If that would require publishing books in African languages with the risk that very few people[2] will purchase them, publishers and governments must be willing to take those risks and consistently promote the publishing in and use of African languages. Increasing the number of books published in African languages is crucial to developing a strong local book economy and reversing the declining trend. For example, in 1981, “the vast continent of Africa, with 10% of the world population, produced a meagre 2% of the global output of books’[3]. A decade later, Africa’s share was 1%, with 70% of its books’ needs imported.

Publishing in African Languages: Challenges and Prospects” is a very useful book which explores the trends, problems, and opportunities of publishing in the many and varied languages of Africa from the various perspectives of publisher, writer, and state, and raises important themes for you to ponder.

Philip Altbach, a specialist on African publishing, makes a strong case for the continuing viability of publishers publishing in African languages and recounts their major problems: dominance by colonial languages (Portuguese, Spanish, English, and French) that are still favoured by ruling elites;  the high cost of special typography for tonal differences in non-standardized scripts; the political difficulties of privileging one language over another (as in Cameroon, for example); cross-border linguistic tensions; the limited purchasing power and low literacy rates of readers; and limited markets.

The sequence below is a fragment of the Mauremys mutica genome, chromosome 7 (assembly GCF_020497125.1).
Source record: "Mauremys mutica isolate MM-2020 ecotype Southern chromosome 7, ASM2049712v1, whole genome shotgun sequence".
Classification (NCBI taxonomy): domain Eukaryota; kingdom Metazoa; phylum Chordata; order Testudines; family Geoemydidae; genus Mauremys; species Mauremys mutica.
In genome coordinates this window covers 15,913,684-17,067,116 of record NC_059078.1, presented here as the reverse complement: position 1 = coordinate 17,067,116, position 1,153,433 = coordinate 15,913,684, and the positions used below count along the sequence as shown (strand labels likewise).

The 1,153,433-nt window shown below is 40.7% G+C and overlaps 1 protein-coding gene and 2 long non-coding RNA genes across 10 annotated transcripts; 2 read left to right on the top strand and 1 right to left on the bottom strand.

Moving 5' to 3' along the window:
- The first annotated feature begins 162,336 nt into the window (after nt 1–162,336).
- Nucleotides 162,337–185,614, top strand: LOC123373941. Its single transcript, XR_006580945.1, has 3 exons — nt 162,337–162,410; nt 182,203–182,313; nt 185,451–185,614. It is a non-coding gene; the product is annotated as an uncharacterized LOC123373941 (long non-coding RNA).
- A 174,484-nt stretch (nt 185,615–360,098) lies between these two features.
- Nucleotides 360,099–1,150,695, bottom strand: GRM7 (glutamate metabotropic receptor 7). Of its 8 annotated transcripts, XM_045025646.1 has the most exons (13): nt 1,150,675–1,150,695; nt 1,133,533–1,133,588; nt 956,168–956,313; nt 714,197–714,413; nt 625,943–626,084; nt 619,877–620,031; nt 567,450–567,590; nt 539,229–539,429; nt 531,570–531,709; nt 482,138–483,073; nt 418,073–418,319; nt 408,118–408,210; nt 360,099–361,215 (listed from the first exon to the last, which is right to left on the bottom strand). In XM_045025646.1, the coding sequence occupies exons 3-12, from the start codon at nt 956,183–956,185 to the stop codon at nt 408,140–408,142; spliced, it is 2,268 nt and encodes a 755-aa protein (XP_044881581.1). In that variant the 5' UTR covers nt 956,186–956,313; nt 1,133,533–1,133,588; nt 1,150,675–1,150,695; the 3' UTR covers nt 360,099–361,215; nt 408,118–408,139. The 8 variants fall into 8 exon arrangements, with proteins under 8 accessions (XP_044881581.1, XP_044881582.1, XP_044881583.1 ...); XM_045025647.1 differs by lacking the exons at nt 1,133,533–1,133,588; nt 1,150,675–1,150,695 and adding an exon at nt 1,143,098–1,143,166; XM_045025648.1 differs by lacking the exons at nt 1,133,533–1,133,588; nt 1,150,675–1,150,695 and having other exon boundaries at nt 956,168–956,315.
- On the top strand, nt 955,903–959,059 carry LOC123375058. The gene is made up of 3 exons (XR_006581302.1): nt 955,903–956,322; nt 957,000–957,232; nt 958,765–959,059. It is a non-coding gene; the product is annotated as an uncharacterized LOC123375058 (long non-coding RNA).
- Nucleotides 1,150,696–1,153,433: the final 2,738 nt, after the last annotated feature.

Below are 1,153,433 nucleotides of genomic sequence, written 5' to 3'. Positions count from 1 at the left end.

These challenges, however, should not be a reason to stop, but ‌an incentive to be more ingenious, strategic, and hard-working to ensure that African languages are not only used in present times but also preserved for the next generation.

3. Network with African Language Translators for the bilingual translation of books.

Evidently, myriads of literary works have been written and published by Africans. Most of these literary works written by Africans are in European languages such as English, French, Spanish, and Portuguese and not in African languages. Partnering with African language translators to translate these literary works into African languages will have a greater impact on African readers.